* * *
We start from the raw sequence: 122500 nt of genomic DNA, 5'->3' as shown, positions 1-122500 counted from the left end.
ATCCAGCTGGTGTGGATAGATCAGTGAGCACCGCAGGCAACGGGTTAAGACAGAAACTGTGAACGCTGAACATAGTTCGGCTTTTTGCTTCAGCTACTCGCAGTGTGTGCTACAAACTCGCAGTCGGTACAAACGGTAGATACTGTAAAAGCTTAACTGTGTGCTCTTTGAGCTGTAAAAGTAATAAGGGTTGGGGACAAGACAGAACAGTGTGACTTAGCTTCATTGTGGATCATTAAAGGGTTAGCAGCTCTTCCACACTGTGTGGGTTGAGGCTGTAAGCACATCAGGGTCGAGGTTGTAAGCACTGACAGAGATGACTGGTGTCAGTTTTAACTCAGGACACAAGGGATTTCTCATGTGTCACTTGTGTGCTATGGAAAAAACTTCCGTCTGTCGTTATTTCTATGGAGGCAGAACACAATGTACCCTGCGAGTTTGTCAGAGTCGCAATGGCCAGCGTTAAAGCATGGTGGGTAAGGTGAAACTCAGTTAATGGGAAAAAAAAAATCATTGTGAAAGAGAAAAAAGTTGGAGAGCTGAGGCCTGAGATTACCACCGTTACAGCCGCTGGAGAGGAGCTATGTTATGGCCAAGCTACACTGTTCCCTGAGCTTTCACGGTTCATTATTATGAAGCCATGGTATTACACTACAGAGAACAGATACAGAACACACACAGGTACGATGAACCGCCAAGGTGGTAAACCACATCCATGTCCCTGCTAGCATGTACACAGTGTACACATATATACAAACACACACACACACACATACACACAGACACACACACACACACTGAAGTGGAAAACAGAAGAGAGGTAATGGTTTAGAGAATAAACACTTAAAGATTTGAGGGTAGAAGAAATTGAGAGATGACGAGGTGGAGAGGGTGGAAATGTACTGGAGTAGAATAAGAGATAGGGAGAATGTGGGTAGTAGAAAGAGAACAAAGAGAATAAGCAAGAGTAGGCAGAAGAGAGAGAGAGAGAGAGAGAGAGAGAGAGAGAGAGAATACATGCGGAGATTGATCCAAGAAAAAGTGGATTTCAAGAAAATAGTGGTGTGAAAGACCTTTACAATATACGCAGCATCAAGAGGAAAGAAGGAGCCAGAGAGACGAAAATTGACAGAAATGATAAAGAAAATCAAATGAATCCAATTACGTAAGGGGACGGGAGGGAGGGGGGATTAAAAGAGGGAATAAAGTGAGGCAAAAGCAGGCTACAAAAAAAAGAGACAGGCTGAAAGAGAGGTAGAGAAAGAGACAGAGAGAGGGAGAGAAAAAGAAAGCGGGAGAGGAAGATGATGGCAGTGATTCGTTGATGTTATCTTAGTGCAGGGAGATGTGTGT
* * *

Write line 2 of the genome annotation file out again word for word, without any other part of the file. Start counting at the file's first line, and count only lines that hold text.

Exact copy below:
ATCCAGCTGGTGTGGATAGATCAGTGAGCACCGCAGGCAACGGGTTAAGACAGAAACTGTGAACGCTGAACATAGTTCGGCTTTTTGCTTCAGCTACTCGCAGTGTGTGCTACAAACTCGCAGTCGGTACAAACGGTAGATACTGTAAAAGCTTAACTGTGTGCTCTTTGAGCTGTAAAAGTAATAAGGGTTGGGGACAAGACAGAACAGTGTGACTTAGCTTCATTGTGGATCATTAAAGGGTTAGCAGCTCTTCCACACTGTGTGGGTTGAGGCTGTAAGCACATCAGGGTCGAGGTTGTAAGCACTGACAGAGATGACTGGTGTCAGTTTTAACTCAGGACACAAGGGATTTCTCATGTGTCACTTGTGTGCTATGGAAAAAACTTCCGTCTGTCGTTATTTCTATGGAGGCAGAACACAATGTACCCTGCGAGTTTGTCAGAGTCGCAATGGCCAGCGTTAAAGCATGGTGGGTAAGGTGAAACTCAGTTAATGGGAAAAAAAAAATCATTGTGAAAGAGAAAAAAGTTGGAGAGCTGAGGCCTGAGATTACCACCGTTACAGCCGCTGGAGAGGAGCTATGTTATGGCCAAGCTACACTGTTCCCTGAGCTTTCACGGTTCATTATTATGAAGCCATGGTATTACACTACAGAGAACAGATACAGAACACACACAGGTACGATGAACCGCCAAGGTGGTAAACCACATCCATGTCCCTGCTAGCATGTACACAGTGTACACATATATACAAACACACACACACACACATACACACAGACACACACACACACACTGAAGTGGAAAACAGAAGAGAGGTAATGGTTTAGAGAATAAACACTTAAAGATTTGAGGGTAGAAGAAATTGAGAGATGACGAGGTGGAGAGGGTGGAAATGTACTGGAGTAGAATAAGAGATAGGGAGAATGTGGGTAGTAGAAAGAGAACAAAGAGAATAAGCAAGAGTAGGCAGAAGAGAGAGAGAGAGAGAGAGAGAGAGAGAGAGAGAGAATACATGCGGAGATTGATCCAAGAAAAAGTGGATTTCAAGAAAATAGTGGTGTGAAAGACCTTTACAATATACGCAGCATCAAGAGGAAAGAAGGAGCCAGAGAGACGAAAATTGACAGAAATGATAAAGAAAATCAAATGAATCCAATTACGTAAGGGGACGGGAGGGAGGGGGGATTAAAAGAGGGAATAAAGTGAGGCAAAAGCAGGCTACAAAAAAAAGAGACAGGCTGAAAGAGAGGTAGAGAAAGAGACAGAGAGAGGGAGAGAAAAAGAAAGCGGGAGAGGAAGATGATGGCAGTGATTCGTTGATGTTATCTTAGTGCAGGGAGATGTGTGT